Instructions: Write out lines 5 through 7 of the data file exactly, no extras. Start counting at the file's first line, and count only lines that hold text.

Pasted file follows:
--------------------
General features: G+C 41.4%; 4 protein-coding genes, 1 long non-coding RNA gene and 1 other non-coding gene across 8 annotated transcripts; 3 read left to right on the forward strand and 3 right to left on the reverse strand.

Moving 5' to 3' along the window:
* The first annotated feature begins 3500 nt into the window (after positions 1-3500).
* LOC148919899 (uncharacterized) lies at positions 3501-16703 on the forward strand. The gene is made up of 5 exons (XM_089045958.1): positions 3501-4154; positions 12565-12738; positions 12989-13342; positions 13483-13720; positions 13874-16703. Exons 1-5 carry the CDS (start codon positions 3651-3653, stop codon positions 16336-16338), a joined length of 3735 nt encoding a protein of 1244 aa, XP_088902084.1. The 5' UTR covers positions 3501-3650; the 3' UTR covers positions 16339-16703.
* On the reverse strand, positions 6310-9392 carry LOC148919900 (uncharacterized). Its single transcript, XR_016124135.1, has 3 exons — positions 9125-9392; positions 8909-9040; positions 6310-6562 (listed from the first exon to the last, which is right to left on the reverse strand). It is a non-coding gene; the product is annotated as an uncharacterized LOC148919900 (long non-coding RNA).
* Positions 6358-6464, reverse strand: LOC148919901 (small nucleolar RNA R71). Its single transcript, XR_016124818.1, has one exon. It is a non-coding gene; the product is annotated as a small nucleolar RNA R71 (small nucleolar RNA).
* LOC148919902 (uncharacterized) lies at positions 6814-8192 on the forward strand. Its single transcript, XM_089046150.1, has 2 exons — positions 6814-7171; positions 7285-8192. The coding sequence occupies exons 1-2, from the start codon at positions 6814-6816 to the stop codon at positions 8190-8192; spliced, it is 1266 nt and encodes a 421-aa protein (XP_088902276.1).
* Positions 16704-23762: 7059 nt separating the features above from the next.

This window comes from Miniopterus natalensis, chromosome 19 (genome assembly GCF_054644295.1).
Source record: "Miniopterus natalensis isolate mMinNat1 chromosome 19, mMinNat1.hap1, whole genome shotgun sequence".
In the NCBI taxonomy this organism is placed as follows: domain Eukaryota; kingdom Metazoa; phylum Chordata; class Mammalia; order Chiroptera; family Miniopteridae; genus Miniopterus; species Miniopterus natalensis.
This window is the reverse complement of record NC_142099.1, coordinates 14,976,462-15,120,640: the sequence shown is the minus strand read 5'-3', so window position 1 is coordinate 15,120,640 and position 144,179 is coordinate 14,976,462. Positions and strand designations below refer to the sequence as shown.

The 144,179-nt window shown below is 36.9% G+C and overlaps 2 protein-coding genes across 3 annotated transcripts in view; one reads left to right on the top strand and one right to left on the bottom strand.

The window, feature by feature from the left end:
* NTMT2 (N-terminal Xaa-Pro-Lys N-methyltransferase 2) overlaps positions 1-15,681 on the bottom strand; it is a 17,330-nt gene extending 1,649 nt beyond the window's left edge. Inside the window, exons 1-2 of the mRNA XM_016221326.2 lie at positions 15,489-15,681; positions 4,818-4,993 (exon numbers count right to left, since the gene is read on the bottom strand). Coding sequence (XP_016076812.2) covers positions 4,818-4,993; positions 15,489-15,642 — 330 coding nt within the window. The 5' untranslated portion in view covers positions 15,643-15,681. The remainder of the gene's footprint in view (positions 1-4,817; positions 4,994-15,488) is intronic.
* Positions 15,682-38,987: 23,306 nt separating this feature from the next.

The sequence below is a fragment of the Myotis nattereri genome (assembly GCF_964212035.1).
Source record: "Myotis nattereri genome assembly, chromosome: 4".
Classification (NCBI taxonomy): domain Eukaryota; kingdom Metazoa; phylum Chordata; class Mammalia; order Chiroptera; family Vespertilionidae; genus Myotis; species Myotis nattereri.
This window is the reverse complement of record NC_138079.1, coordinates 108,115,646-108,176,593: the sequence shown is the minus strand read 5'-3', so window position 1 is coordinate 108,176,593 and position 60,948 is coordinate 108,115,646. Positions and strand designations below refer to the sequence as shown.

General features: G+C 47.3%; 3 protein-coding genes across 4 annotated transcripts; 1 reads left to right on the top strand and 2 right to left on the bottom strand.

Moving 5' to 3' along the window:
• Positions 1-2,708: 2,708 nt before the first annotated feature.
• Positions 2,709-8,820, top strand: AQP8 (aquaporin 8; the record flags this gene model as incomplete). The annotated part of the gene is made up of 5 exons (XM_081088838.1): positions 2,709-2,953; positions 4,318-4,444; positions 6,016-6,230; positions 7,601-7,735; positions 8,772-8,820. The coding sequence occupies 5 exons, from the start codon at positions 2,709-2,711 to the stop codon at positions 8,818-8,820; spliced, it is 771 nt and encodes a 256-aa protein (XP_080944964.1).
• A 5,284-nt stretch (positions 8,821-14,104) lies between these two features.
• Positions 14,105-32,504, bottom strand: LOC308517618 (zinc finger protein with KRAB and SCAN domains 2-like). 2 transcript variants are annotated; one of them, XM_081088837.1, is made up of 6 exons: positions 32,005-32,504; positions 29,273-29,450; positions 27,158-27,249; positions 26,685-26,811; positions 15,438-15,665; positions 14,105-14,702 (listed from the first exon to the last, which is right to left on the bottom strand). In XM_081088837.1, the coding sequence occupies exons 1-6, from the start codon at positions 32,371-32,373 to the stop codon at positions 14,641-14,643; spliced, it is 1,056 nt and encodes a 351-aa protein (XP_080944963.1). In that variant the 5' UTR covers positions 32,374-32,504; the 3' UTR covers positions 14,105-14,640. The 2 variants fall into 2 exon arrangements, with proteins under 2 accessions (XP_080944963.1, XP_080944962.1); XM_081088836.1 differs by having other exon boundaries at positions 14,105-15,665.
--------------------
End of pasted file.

* On the reverse strand, positions 6310-9392 carry LOC148919900 (uncharacterized). Its single transcript, XR_016124135.1, has 3 exons — positions 9125-9392; positions 8909-9040; positions 6310-6562 (listed from the first exon to the last, which is right to left on the reverse strand). It is a non-coding gene; the product is annotated as an uncharacterized LOC148919900 (long non-coding RNA).
* Positions 6358-6464, reverse strand: LOC148919901 (small nucleolar RNA R71). Its single transcript, XR_016124818.1, has one exon. It is a non-coding gene; the product is annotated as a small nucleolar RNA R71 (small nucleolar RNA).
* LOC148919902 (uncharacterized) lies at positions 6814-8192 on the forward strand. Its single transcript, XM_089046150.1, has 2 exons — positions 6814-7171; positions 7285-8192. The coding sequence occupies exons 1-2, from the start codon at positions 6814-6816 to the stop codon at positions 8190-8192; spliced, it is 1266 nt and encodes a 421-aa protein (XP_088902276.1).